Shyam Narayan Thakur, founder and CEO, Momo King, also said that although the Covid-19 lockdown reduces the risk of transmission, it has also dropped the revenues to zero. “With this situation, our bread and butter is solely dependent on takeaway orders or home deliveries. Post the upliftment of the lockdown, we have reassessed our entire business system and are continuously planning for contingent actions, in order to continue business operation effectively and smoothly. We have realised that home delivery will be the new normal in the post-pandemic world and considering the same, we are planning to launch cloud kitchens and expand our operations across Delhi NCR by launching more outlets soon,” he added.
“A lot of restaurants opened up this month but are contemplating shutting down again due to poor footfalls and a ban on serving alcohol. We don’t see a lot of restaurants coming back soon or forever as the costs of opening and operating a restaurant has surpassed the cost of keeping it shut. For food delivery we are bullish as it is still considered a safer option than going out, the levels of orders right now stand at 60-70 per cent of pre-Covid sales but we expect them to pick up as soon as number of new Covid cases start going down. Overall food delivery stands to gain from people opting to not going out to eat, this would mean in the next few months we might be in surplus in terms of orders and revenue,” pointed out Kukreja & Anand.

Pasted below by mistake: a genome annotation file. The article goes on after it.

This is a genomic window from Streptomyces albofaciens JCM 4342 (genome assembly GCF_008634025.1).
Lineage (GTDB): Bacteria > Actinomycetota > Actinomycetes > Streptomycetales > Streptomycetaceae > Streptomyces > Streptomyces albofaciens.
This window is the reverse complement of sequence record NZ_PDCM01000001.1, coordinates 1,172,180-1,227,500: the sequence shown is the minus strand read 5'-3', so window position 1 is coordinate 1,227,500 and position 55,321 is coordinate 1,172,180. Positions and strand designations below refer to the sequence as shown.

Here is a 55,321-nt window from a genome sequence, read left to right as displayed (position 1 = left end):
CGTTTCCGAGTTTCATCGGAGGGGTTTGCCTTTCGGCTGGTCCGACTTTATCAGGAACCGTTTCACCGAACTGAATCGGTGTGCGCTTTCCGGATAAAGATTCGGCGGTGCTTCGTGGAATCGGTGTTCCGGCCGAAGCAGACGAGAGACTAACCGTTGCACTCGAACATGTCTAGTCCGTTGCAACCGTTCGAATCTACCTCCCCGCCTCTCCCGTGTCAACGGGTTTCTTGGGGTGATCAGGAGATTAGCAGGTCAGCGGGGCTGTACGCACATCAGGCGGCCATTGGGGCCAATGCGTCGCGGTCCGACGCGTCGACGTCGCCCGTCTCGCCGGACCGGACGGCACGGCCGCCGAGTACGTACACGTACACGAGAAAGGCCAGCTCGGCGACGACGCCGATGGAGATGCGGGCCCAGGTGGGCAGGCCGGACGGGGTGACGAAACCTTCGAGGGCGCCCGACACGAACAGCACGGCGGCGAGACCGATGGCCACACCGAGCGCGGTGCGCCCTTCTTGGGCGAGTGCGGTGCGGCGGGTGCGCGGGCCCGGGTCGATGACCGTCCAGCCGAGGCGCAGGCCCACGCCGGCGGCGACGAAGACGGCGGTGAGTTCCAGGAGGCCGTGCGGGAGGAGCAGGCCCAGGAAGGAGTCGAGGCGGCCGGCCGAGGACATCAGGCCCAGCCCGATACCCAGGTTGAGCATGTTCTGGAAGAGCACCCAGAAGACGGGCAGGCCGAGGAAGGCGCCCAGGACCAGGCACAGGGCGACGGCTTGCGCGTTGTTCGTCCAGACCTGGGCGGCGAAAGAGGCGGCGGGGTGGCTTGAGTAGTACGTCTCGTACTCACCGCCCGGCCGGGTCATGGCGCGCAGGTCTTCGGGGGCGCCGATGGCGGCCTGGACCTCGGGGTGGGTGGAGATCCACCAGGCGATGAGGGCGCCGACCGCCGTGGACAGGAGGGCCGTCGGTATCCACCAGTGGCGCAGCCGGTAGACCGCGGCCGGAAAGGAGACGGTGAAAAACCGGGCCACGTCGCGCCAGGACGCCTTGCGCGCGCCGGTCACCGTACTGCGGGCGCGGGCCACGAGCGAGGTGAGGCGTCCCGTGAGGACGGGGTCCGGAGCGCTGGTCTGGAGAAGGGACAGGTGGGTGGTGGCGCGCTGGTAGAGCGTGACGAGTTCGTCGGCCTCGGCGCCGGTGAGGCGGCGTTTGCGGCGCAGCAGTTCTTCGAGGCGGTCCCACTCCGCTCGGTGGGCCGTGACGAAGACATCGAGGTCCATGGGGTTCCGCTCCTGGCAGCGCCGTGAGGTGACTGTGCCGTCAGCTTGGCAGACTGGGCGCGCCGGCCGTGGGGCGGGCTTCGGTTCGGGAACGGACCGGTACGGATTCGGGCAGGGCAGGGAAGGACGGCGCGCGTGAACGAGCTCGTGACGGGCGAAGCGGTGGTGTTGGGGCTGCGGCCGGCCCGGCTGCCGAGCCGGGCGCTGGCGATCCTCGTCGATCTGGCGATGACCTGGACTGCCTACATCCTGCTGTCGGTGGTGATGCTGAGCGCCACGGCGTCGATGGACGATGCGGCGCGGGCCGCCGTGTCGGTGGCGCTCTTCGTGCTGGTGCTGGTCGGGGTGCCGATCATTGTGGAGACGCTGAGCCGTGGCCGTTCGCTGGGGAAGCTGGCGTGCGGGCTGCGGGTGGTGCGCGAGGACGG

As nobody knows how the situation pans out moving forward, Shahri thinks the best steps a restaurateur can consider is to adopt a new perspective of operating. “No restaurant has more than one week to ten days of cash reserves. That means, the daily functioning and sale of goods are highly necessary for the business to sustain. While the cash-flow crunch has affected us in ensuring we pay all our dues in time, we’re trying our level best that all our staff, extended team and vendors get as much support as possible from our side. The best thing to do now is to step back, relook at our business and form a new perspective to operating. Look back into micro-finances and create a low-cost relaunch plan. The idea now for the next few months will be sustainability over profitability. We need to ensure that the business operates in a model that adapts to the current situation and manages to float well,” concludes Shahri.